DAYTON, Ohio (WDTN)- A chilly day on Saturday may have many turning off the air conditioner for the weekend.
Instead, some may be using their heaters for the first time in months.
And as that happens, officials are cautioning users about carbon monoxide dangers.
If you’re preparing for winter, experts say part of that prep list should include your furnace or heater.
For places like Kelly Heating and Air Conditioning, it’s prime time.
With summer temperatures slowly drifting away, their team is inspecting what could be hiding in your home.
“We’re checking for carbon monoxide. We’re checking to make sure the air flow’s good. We’re checking to make sure that the gas pressure is set right. We’re cleaning burners and just overall checking heat exchanger and everything is burning at its maximum efficiency,” listed Danny Wells, owner of the HVAC company.
Wells says his team finds problems that an average eye doesn’t.
Carbon monoxide is present when heater and furnace pipes are broken or damaged.
When the toxic gas can’t escape, it stays in your home. And it’s odorless and colorless so you won’t see it, but will eventually feel it.
That’s when first responders, like the Sugarcreek Fire Department, end up responding to serious health complications.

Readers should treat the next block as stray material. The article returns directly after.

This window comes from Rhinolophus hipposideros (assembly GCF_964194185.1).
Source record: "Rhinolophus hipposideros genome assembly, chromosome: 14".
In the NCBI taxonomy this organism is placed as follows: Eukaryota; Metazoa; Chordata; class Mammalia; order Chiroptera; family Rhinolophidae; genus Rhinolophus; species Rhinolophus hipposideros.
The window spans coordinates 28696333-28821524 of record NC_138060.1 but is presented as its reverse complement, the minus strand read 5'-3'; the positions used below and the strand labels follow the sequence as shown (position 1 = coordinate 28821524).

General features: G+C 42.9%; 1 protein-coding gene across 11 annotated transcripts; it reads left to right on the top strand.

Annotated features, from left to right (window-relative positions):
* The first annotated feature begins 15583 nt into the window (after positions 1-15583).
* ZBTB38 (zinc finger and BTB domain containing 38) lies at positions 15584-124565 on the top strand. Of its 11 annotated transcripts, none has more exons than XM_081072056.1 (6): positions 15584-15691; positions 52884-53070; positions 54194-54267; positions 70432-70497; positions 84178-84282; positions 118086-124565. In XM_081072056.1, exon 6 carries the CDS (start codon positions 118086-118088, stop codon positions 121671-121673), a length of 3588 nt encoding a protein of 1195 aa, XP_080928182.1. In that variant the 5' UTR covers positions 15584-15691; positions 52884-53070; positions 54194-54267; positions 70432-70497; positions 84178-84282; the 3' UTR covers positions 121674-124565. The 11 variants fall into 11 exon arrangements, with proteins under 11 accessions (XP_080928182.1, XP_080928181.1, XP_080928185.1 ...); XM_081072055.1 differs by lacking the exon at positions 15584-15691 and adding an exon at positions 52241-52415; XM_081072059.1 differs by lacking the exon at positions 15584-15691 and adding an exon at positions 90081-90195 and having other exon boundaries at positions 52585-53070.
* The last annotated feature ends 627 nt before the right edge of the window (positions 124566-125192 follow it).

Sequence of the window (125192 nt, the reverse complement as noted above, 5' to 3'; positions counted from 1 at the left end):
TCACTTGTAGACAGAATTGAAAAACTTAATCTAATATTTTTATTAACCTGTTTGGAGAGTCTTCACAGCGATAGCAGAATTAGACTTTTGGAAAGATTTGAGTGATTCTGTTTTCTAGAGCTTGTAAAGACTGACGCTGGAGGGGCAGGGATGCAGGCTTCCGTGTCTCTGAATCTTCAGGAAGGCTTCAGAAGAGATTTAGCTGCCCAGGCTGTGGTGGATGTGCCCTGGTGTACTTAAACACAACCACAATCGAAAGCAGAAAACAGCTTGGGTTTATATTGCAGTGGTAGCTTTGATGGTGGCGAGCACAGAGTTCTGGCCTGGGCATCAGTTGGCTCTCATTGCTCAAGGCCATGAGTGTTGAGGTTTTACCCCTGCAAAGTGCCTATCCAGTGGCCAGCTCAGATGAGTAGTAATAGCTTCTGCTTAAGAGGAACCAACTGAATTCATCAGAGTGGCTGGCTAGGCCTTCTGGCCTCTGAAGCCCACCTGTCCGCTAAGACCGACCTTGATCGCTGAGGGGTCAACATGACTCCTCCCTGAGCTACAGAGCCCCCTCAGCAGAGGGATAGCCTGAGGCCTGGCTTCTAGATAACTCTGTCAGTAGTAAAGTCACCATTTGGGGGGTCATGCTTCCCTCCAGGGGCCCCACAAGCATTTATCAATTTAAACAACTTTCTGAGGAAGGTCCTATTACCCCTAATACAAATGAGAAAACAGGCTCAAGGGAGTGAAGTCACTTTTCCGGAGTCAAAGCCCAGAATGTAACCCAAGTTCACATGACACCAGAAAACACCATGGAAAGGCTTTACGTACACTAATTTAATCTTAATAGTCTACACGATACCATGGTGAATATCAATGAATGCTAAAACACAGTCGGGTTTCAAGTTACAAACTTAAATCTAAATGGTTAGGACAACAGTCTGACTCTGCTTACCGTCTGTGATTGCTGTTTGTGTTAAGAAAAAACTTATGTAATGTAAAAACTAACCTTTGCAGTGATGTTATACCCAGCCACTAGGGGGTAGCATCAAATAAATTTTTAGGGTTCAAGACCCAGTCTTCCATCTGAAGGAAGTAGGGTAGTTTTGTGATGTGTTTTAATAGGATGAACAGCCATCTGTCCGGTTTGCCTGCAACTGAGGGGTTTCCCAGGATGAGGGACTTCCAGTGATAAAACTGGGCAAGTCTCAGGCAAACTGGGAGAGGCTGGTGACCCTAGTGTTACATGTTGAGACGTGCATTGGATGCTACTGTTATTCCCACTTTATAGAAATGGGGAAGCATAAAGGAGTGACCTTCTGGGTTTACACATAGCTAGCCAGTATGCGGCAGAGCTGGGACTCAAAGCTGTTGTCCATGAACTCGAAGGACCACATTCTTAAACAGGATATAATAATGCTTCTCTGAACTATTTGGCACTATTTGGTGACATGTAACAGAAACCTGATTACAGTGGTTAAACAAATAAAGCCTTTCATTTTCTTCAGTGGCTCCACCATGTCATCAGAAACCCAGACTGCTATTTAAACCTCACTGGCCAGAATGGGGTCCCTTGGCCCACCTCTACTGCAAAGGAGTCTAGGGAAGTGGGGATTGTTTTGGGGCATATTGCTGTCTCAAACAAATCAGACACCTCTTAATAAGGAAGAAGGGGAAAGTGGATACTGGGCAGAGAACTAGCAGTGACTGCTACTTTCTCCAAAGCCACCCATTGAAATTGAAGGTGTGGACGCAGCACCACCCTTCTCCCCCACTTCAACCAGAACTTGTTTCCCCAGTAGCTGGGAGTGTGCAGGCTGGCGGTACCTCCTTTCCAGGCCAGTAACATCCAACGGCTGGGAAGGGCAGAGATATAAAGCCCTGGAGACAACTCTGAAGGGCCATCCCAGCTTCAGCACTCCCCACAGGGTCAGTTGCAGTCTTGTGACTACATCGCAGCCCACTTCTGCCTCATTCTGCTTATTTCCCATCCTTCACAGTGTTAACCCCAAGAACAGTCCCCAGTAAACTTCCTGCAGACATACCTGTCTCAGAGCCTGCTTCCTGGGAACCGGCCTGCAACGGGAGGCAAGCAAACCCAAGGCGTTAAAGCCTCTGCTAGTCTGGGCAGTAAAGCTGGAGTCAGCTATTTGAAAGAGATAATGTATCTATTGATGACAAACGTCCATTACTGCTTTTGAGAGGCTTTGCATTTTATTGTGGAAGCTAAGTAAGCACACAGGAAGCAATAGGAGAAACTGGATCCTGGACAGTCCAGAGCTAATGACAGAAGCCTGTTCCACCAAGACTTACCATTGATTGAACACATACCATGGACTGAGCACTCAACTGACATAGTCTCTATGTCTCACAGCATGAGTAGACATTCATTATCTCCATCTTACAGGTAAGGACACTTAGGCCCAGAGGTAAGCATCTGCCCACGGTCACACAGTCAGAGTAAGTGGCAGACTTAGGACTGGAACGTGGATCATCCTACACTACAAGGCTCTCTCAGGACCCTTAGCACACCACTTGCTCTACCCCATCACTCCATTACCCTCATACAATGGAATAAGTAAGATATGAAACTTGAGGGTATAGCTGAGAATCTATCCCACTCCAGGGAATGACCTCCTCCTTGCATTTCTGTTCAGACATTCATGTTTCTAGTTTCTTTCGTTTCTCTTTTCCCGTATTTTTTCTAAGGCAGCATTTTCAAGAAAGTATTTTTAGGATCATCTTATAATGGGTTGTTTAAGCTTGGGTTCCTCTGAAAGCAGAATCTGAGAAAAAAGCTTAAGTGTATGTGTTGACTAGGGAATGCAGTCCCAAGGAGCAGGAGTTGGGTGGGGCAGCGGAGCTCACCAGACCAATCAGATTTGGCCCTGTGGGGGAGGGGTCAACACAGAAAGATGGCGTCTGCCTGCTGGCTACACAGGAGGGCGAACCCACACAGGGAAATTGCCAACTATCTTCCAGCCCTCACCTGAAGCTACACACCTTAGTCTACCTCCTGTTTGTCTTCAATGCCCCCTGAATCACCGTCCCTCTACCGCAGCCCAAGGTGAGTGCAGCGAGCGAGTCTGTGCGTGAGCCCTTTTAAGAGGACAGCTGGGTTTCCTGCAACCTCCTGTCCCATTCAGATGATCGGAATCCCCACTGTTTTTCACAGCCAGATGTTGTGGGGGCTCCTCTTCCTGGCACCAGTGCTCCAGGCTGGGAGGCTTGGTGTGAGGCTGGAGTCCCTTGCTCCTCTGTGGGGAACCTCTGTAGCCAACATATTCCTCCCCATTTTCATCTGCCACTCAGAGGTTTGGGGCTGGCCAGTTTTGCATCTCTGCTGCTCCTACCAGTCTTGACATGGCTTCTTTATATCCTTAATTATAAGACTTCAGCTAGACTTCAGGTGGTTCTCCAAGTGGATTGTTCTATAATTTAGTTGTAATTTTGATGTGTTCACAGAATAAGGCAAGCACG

“It can have a cumulative effect gradually with headaches, nausea, tiredness and in extreme levels it can lead to sudden syncopal episodes. In the EMS community that’s what we call when people pass out,” Lt. Christopher Keene explained.
To avoid these dangers, fire departments and heating experts recommend annual routine maintenance.
And not only could it save a life, it could also save you money.
“It could absolutely affect your bill,” Wells confirmed. “If a furnace has a blocked air filter, it’s not gonna run it’s cycle probably. It’s gonna cycle on what’s called a high limit, which is gonna cause it to come on and off a lot.”
That’s just another reason to have a tune up and protect your home, according to experts.
On average, it can cost anywhere between $70 to $100 dollars to inspect your furnace.
Another recommendation is to buy a carbon monoxide detector for your home.
If you suspect you home may have carbon monoxide, call 9-1-1 immediately.